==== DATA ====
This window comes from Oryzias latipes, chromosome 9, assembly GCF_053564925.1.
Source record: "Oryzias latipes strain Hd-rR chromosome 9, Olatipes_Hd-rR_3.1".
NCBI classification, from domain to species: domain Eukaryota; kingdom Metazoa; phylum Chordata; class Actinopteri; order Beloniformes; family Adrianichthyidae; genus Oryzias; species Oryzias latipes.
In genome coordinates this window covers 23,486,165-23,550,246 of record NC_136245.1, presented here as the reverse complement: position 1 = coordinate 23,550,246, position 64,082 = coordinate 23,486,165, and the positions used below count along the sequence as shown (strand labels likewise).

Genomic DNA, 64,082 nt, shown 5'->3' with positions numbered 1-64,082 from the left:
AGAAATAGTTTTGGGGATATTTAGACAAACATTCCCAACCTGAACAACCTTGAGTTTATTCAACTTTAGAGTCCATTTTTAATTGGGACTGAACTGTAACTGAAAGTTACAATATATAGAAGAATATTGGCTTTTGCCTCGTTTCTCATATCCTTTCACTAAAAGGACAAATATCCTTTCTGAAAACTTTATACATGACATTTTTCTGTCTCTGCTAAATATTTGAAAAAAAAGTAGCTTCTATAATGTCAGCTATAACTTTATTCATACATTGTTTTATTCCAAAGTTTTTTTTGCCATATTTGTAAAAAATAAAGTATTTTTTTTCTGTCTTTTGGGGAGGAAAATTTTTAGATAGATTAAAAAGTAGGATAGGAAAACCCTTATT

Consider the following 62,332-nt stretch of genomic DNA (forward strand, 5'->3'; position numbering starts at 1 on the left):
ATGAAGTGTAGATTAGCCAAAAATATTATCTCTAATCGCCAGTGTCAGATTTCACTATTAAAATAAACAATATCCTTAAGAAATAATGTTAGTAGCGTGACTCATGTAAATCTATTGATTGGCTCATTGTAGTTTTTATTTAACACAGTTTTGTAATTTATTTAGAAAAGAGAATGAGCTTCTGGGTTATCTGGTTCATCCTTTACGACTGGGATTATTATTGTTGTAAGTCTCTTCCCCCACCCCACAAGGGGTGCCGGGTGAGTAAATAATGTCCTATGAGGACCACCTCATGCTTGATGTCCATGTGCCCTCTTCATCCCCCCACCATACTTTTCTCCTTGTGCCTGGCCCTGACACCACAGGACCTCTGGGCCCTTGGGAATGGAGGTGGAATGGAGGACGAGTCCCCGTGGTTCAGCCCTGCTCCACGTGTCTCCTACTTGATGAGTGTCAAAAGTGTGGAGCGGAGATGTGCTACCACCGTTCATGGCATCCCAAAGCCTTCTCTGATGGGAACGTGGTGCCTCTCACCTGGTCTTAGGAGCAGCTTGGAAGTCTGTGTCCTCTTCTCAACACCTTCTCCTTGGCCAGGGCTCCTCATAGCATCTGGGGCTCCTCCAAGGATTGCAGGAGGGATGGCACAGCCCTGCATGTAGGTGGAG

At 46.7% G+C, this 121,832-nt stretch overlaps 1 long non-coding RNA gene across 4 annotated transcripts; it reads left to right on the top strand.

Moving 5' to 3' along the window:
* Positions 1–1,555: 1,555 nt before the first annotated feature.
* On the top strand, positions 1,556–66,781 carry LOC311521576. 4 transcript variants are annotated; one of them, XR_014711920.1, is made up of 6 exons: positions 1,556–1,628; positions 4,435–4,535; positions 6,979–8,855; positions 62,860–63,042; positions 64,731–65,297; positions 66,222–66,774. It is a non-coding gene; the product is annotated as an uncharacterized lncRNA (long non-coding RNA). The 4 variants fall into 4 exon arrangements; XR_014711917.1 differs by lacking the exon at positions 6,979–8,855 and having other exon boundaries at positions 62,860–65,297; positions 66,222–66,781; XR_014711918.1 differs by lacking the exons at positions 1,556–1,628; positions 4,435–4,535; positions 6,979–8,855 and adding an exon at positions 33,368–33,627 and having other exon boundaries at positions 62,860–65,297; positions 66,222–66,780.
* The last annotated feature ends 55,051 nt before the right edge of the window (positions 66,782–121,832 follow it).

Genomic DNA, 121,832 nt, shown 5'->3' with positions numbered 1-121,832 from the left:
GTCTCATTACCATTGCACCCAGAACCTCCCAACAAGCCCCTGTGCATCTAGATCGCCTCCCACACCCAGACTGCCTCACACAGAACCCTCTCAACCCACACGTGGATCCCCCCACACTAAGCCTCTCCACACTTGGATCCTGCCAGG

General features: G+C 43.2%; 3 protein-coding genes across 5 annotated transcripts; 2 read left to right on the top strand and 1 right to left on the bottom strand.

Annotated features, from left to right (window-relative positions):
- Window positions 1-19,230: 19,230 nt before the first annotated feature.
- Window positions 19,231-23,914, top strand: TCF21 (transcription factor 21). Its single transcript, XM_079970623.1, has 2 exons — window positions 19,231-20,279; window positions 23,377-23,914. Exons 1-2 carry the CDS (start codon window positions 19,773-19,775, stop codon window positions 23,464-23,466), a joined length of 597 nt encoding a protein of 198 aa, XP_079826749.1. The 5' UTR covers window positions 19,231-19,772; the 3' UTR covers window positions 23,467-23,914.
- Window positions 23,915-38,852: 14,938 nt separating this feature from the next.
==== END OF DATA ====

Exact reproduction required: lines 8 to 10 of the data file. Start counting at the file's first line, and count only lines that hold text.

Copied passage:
ATGAAGTGTAGATTAGCCAAAAATATTATCTCTAATCGCCAGTGTCAGATTTCACTATTAAAATAAACAATATCCTTAAGAAATAATGTTAGTAGCGTGACTCATGTAAATCTATTGATTGGCTCATTGTAGTTTTTATTTAACACAGTTTTGTAATTTATTTAGAAAAGAGAATGAGCTTCTGGGTTATCTGGTTCATCCTTTACGACTGGGATTATTATTGTTGTAAGTCTCTTCCCCCACCCCACAAGGGGTGCCGGGTGAGTAAATAATGTCCTATGAGGACCACCTCATGCTTGATGTCCATGTGCCCTCTTCATCCCCCCACCATACTTTTCTCCTTGTGCCTGGCCCTGACACCACAGGACCTCTGGGCCCTTGGGAATGGAGGTGGAATGGAGGACGAGTCCCCGTGGTTCAGCCCTGCTCCACGTGTCTCCTACTTGATGAGTGTCAAAAGTGTGGAGCGGAGATGTGCTACCACCGTTCATGGCATCCCAAAGCCTTCTCTGATGGGAACGTGGTGCCTCTCACCTGGTCTTAGGAGCAGCTTGGAAGTCTGTGTCCTCTTCTCAACACCTTCTCCTTGGCCAGGGCTCCTCATAGCATCTGGGGCTCCTCCAAGGATTGCAGGAGGGATGGCACAGCCCTGCATGTAGGTGGAG

At 46.7% G+C, this 121,832-nt stretch overlaps 1 long non-coding RNA gene across 4 annotated transcripts; it reads left to right on the top strand.

Moving 5' to 3' along the window: